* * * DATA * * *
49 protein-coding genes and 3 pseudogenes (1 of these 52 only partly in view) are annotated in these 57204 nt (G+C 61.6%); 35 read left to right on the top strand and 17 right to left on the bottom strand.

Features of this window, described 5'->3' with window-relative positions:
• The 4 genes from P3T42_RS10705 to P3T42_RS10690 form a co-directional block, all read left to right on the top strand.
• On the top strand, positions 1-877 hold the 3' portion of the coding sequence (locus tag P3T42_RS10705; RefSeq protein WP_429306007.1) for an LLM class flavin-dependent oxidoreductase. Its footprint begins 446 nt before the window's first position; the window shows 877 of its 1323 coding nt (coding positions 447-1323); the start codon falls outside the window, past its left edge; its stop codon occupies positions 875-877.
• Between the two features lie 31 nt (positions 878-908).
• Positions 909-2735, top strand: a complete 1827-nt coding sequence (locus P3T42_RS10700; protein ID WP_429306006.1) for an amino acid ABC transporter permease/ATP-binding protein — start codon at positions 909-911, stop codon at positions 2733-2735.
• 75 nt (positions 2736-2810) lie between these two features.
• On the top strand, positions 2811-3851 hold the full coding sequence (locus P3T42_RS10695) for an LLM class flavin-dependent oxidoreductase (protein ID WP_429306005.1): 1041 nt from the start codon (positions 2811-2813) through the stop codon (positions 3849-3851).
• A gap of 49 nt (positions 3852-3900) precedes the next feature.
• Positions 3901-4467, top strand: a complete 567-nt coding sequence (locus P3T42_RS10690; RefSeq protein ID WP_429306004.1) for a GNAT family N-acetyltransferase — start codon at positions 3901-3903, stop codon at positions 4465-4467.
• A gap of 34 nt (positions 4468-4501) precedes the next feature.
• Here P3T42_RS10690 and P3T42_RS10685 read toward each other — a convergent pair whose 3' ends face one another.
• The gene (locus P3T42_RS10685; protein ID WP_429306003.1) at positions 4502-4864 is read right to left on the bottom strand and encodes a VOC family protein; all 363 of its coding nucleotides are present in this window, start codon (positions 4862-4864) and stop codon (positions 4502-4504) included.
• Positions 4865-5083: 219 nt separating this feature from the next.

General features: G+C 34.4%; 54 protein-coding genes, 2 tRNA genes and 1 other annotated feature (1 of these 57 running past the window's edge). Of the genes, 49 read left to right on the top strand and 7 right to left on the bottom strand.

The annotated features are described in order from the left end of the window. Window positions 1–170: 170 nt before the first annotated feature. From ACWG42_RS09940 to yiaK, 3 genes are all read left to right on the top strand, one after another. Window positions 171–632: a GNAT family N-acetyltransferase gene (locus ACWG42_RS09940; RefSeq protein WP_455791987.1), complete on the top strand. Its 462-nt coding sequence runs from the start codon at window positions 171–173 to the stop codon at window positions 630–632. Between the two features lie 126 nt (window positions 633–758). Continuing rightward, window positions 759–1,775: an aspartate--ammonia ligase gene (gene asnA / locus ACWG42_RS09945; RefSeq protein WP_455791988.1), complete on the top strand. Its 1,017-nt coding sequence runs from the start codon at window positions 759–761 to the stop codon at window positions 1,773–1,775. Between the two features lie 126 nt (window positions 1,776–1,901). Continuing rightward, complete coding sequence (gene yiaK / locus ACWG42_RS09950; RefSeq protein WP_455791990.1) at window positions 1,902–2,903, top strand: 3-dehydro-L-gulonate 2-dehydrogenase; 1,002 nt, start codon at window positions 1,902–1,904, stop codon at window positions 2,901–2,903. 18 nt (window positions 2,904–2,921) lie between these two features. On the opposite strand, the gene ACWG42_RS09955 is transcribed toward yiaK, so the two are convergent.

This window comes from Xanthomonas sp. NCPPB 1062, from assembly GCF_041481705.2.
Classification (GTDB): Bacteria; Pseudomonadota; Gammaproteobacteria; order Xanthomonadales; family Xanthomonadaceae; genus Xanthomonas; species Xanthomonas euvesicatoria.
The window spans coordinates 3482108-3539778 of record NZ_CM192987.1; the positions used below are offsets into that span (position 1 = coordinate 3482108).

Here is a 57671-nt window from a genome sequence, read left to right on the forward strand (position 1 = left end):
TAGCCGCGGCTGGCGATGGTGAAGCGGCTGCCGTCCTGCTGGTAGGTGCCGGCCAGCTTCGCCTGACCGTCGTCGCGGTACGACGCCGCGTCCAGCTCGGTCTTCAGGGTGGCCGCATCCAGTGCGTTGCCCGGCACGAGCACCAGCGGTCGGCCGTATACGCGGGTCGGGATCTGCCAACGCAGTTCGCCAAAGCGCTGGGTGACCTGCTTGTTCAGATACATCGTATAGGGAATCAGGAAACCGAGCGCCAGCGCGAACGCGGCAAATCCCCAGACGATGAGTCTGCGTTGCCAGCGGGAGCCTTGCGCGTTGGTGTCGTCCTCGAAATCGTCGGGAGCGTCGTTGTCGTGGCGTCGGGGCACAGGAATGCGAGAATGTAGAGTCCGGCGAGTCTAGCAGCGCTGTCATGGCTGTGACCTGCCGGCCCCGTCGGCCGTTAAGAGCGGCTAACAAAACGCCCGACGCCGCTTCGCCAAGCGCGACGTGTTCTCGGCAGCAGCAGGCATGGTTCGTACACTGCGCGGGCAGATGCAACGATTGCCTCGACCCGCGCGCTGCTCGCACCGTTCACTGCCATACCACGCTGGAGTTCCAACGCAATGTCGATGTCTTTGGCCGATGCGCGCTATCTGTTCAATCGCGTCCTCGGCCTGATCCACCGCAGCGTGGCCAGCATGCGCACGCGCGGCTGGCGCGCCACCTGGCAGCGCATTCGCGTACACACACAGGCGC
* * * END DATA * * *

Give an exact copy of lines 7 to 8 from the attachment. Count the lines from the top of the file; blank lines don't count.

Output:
• 75 nt (positions 2736-2810) lie between these two features.
• On the top strand, positions 2811-3851 hold the full coding sequence (locus P3T42_RS10695) for an LLM class flavin-dependent oxidoreductase (protein ID WP_429306005.1): 1041 nt from the start codon (positions 2811-2813) through the stop codon (positions 3849-3851).